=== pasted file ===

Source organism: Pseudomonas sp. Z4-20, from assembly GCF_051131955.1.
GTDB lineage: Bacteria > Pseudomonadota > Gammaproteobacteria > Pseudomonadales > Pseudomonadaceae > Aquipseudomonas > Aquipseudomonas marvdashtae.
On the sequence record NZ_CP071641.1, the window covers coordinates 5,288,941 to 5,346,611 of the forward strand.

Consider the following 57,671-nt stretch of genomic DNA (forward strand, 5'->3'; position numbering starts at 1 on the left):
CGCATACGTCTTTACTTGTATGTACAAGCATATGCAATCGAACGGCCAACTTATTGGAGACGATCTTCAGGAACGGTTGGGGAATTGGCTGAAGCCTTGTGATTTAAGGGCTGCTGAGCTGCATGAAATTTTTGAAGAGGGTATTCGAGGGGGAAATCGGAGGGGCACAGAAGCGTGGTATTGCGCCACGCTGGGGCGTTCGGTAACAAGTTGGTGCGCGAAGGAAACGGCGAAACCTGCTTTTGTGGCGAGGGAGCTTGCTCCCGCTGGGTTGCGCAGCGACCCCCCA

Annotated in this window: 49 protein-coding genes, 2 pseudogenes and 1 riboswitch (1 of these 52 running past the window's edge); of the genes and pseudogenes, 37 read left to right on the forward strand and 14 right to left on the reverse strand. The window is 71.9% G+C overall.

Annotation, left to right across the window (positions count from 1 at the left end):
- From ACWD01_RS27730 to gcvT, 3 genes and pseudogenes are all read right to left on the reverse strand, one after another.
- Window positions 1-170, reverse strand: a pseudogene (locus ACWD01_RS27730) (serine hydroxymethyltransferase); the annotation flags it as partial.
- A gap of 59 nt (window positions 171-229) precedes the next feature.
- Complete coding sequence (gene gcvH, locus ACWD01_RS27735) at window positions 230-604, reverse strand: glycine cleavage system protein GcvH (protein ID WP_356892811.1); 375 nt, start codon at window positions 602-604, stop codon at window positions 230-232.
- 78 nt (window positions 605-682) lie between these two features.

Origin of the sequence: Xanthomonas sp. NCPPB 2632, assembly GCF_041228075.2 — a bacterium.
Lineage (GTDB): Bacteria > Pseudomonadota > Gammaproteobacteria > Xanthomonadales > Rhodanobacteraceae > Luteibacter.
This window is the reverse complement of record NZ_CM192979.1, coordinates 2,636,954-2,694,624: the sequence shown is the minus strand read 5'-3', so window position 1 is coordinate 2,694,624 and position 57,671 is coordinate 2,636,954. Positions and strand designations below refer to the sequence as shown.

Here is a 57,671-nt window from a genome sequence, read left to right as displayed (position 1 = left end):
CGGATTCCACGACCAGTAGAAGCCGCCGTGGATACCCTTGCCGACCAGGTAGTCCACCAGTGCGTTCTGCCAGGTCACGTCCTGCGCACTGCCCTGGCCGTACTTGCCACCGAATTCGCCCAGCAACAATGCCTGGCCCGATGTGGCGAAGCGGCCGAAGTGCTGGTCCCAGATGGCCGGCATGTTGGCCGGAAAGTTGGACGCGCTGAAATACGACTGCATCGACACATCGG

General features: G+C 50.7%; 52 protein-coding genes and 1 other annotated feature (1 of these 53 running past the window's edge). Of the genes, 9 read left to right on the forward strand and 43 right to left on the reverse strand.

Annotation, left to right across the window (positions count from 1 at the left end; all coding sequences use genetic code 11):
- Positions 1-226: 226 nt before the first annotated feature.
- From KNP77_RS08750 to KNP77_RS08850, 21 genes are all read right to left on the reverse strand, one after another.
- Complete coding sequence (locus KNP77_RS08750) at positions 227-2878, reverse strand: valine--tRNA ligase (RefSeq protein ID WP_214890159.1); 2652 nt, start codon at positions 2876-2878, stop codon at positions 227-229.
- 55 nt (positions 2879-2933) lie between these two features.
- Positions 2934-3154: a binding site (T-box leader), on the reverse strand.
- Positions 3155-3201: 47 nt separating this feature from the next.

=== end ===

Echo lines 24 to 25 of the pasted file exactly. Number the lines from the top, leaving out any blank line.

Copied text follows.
- Positions 2934-3154: a binding site (T-box leader), on the reverse strand.
- Positions 3155-3201: 47 nt separating this feature from the next.